Title: Flowers (FS II.70)
Medium: Screenprint on Paper.
Size: 36” x 36”
Edition: Edition of 250 signed in ball-point pen and numbered with a rubber stamp on verso; some dated. Portfolio of 10.
Based on a photograph taken by nature photographer, Patricia Caulfield, Andy Warhol’s Flowers series is one of his most desired portfolios. In this print, Flowers 70, Warhol employed calming pastel colors, which deviates from his typical employment of psychedelic, vibrant colors. The flowers are colored powder blue, honeysuckle yellow and a light orange, set against a pale pink background, with darker pink accents to distinguish the blades of grass. By cropping and slightly abstracting the image, Warhol was able to make it his own image from a “ready made” photograph and change the context. He also accomplished this by inverting the image prior to adding the colors.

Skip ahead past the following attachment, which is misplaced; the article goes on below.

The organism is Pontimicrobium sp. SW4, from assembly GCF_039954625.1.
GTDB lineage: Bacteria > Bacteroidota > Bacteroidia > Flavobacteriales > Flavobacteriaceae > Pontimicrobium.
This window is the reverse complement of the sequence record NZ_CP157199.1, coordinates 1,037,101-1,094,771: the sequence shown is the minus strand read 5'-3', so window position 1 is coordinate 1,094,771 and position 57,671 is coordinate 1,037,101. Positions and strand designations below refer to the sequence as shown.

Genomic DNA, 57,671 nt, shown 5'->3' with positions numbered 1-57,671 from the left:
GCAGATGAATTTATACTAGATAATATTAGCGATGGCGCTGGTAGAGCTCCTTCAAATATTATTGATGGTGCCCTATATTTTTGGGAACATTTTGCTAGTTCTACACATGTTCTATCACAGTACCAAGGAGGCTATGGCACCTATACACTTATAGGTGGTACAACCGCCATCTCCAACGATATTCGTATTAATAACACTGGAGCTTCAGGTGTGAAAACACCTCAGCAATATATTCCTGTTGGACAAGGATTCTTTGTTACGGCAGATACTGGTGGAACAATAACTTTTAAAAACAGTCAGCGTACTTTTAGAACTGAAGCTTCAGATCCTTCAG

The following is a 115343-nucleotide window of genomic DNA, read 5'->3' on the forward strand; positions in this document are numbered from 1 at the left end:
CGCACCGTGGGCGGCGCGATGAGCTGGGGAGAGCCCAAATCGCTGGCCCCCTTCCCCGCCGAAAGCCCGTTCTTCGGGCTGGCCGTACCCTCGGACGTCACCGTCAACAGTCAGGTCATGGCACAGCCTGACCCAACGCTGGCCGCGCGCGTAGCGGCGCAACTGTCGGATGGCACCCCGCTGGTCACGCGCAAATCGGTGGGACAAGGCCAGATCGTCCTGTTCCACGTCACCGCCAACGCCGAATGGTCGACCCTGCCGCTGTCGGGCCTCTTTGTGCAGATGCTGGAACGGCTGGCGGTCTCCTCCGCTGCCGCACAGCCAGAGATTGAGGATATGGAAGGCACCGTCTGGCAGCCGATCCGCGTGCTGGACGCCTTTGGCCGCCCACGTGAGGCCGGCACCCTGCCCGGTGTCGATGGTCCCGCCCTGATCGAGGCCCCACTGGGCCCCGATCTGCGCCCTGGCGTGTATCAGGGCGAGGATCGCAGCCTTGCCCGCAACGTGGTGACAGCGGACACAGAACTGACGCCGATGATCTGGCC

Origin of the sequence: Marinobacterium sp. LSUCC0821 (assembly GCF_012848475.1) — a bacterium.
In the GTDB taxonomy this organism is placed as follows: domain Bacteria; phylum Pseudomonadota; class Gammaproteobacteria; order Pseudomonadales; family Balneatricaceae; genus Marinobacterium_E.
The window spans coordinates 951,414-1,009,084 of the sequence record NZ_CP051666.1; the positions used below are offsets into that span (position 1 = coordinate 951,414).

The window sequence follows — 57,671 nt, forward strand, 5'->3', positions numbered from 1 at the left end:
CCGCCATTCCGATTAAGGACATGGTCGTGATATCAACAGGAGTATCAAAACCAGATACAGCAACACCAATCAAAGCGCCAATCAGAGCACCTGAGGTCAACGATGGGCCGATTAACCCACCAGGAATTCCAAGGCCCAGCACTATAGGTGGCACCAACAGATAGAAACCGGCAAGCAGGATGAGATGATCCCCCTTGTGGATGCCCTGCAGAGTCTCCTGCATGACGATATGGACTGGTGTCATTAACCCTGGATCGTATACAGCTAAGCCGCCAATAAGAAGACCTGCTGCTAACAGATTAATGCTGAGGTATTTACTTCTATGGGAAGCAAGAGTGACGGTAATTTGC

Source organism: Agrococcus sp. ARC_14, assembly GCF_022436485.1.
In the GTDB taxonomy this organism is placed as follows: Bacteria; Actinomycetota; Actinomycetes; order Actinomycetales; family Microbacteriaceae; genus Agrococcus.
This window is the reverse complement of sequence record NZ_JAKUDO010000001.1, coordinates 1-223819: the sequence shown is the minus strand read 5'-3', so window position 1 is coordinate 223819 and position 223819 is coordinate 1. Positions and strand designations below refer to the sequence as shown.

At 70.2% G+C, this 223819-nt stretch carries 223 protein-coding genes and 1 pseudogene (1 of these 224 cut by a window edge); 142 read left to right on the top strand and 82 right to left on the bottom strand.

Flowers 70 As a Part of Andy Warhol’s Larger Body of Work:
A departure from his previous work, Flowers represent fragility, purity and delicacy. However some believe they are also connected to Warhol’s obsession with death, which he had just shown in his Death and Disaster series. The flower in the photograph is the Mandrinette, which is a highly rare hibiscus. There is some connection to the Flower Power movement of the 1960s, when the first paintings were created. Even though Warhol was not connected to this counter culture movement, it was a large part of mainstream media that Warhol was such a fan of using in his work. Warhol’s Flowers are the only subjects that he continuously revisited throughout his entire career, in almost every medium. They also remain one of his most popular portfolios among collectors because of their simplistic imagery.